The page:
Saturday, May 24, 2014

Lyric Stupidity

Filed under: General — m759 @ 7:25 PM

From a song discussed in yesterday’s online NY Times :

“Blue, blue, my love is blue.”*

Trigger warning from SNL’s Weekend Update on April 12, 2014:

“It was announced this week that in an upcoming issue of
Life With Archie , the main character Archie Andrews
will die, following a lifelong struggle with blue balls.”

* Misheard version of Bryan Blackburn‘s “blue, blue, my world is blue”
translation of the Pierre Cour lyric “bleu, bleu, l’amour est bleu 

Monday, December 17, 2012

Nonlyric Stupidity

Filed under: General — m759 @ 5:35 PM

Or: Being There

(A sequel to last night's Lyric Intelligence )

IMAGE- Book reviews page of William Deresiewicz, showing reviews titled 'Be Here Now' and ''I Was There.''

William Deresiewicz reviews Kurt Vonnegut's 1952 novel Player Piano :

The novel’s prescience is chilling. Six years before the left-wing English
sociologist Michael Young published The Rise of the Meritocracy ,
a dystopian satire that coined that now-ubiquitous final word,
Vonnegut was already there.

Related material:

Intelligence Test , Gombrich,  and, more generally, Stupidity.

Thursday, March 4, 2010

Against Stupidity

Filed under: General — m759 @ 11:07 AM

""Against stupidity the gods themselves contend in vain."
Mit der Dummheit kämpfen Götter selbst vergebens.")
Friedrich Schiller (1759-1805) German poet, playwright, critic,
Die Jungfrau von Orleans [The Maid of Orleans], Act III, sc. vi (1801)

To be fair and balanced, we also offer a contrary view–

"Weird Science—Why Editors Must Dare to be Dumb,"
by K.C. Cole, Columbia Journalism Review, 2006

Monday, April 11, 2016

Like Decorations in a Cartoon Graveyard

Filed under: General,Geometry — Tags: , — m759 @ 10:48 PM

From Sunday evening's In Memoriam post —

The "from Princeton" remark in the previous post came  from
Princeton, but originated with a retired professor in Rochester,
NY, one Joseph Neisendorfer.

Another remark by Neisendorfer, from his weblog —

Those familiar with the chapter on Galois in the
Eric Temple Bell classic Men of Mathematics  
will know that the words quoted above by
Neisendorfer are definitely not  those of Albert Einstein.

Sunday, April 27, 2014

Sunday School

Filed under: General,Geometry — Tags: , — m759 @ 9:00 AM

Galois and Abel vs. Rubik


“Abel was done to death by poverty, Galois by stupidity.
In all the history of science there is no completer example
of the triumph of crass stupidity….”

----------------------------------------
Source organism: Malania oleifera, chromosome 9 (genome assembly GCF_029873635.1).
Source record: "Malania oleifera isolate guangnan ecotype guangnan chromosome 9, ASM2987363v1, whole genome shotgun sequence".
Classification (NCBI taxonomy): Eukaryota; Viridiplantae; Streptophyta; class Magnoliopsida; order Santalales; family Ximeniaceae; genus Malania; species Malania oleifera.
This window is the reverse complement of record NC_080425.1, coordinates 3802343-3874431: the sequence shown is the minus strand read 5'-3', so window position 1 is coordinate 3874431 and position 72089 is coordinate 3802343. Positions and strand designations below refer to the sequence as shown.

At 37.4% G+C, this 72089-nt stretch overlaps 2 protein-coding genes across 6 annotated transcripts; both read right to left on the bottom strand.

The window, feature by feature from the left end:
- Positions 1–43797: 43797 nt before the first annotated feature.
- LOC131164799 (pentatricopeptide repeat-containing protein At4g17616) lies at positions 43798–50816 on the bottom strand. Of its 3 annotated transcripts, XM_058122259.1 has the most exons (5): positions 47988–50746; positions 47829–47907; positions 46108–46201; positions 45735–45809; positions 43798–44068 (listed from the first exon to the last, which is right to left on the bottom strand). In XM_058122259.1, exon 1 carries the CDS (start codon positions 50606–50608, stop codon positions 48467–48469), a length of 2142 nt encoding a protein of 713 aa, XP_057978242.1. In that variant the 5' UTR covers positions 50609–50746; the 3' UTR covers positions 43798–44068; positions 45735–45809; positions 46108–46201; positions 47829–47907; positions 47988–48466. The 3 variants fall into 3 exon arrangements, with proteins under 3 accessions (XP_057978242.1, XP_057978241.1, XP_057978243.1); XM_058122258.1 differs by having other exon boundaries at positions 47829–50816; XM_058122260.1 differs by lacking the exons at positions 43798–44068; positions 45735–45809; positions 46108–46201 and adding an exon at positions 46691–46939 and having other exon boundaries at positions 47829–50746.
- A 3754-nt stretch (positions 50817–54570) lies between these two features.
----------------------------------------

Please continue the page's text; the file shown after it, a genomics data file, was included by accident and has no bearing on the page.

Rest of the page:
— Eric Temple Bell,  Men of Mathematics

Gray Space  (Continued)

… For The Church of Plan 9.

Thursday, November 3, 2011

The China Conundrum

Filed under: General — m759 @ 5:48 PM


The Holy Field


"Buckle up!" — Harlan Kane, in the spirit of strategic stupidity.

Sunday, October 30, 2011


Filed under: General,Geometry — Tags: — m759 @ 11:07 AM

Part I: Timothy Gowers on equivalence relations

Part II: Martin Gardner on normal subgroups

Part III: Evariste Galois on normal subgroups

"In all the history of science there is no completer example
 of the triumph of crass stupidity over untamable genius…."

— Eric Temple Bell, Men of Mathematics

See also an interesting definition and Weyl on Galois.

Update of 6:29 PM EDT Oct. 30, 2011—

For further details, see Herstein's phrase
"a tribute to the genius of Galois."

Sunday, May 30, 2010

A Post for Galois

Filed under: General,Geometry — m759 @ 2:00 PM

Evariste Galois, 1811-1832 (Vita Mathematica, V. 11)

  • Paperback: 168 pages
  • Publisher: Birkhäuser Basel; 1 edition (December 6, 1996)
  • Language: English
  • ISBN-10: 3764354100
  • ISBN-13: 978-3764354107
  • Product Dimensions: 9.1 x 6 x 0.4 inches
  • Shipping Weight: 9.1 ounces
  • Average Customer Review: 5.0 out of 5 stars  (1 customer review)
  • Amazon Bestsellers Rank: #933,939 in Books

Awarded 5 stars by Christopher G. Robinson (Cambridge, MA USA).
See also other reviews by Robinson.

Galois was shot in a duel on today's date, May 30, in 1832. Related material for those who prefer entertainment to scholarship—

"It is a melancholy pleasure that what may be [Martin] Gardner’s last published piece, a review of Amir Alexander’s Duel at Dawn: Heroes, Martyrs & the Rise of Modern Mathematics, will appear next week in our June issue." —Roger Kimball of The New Criterion, May 23, 2010.

Today is, incidentally, the feast day of St. Joan of Arc, Die Jungfrau von Orleans. (See "against stupidity" in this journal.)

Tuesday, May 30, 2006

Tuesday May 30, 2006

Filed under: General,Geometry — m759 @ 9:00 PM
The Mathematical
Association of America
finite geometry:

 The Fano Plane

by Ed Pegg Jr.,
May 30, 2006:

“One thing in the Fano plane that bothered me for years (for years, I say) is that it had a circle – and it was described as a line. For me, a line was a straight line, and I didn’t trust curved or wriggly lines. This distrust kept me away from understanding projective planes, designs, and finite geometries for a awhile (for years).”

“Against stupidity
 the gods themselves
 fight unvictorious.”

 — Schiller,* quoted as
the epigraph to the
chapter on Galois in
Men of Mathematics,
by E. T. Bell

Related material:
Galois Geometry

* From Die Jungfrau von Orleans
 (The Maid of Orleans)
, Act III, sc. vi.
Today is the feast of that Jungfrau.

The image “http://www.log24.com/log/pix06A/060530-Joan-of-Arc-Paris.jpg” cannot be displayed, because it contains errors.
Click on picture
for details.

Sunday, January 9, 2005

Sunday January 9, 2005

Filed under: General — m759 @ 3:10 PM

Light at Bologna

“Others say it is a stone that posseses mysterious powers…. often depicted as a dazzling light.  It’s a symbol representing power, a source of immense energy.  It nourishes, heals, wounds, blinds, strikes down…. Some have thought of it as the philosopher’s stone of the alchemists….”

Foucault’s Pendulum
by Umberto Eco,
Professor of Semiotics at
 Europe’s oldest university,
 the University of Bologna.

The Club Dumas

by Arturo Perez-Reverte

(Paperback, pages 346-347):

One by one, he tore the engravings from the book, until he had all nine.  He looked at them closely.  “It’s a pity you can’t follow me where I’m going.  As the fourth engraving states, fate is not the same for all.”

“Where do you believe you’re going?”

Borja dropped the mutilated book on the floor with the others. He was looking at the nine engravings and at the circle, checking strange correspondences between them.

“To meet someone” was his enigmatic answer. “To search for the stone that the Great Architect rejected, the philosopher’s stone, the basis of the philosophical work. The stone of power. The devil likes metamorphoses, Corso. From Faust’s black dog to the false angel of light who tried to break down Saint Anthony’s resistance.  But most of all, stupidity bores him, and he hates monotony….”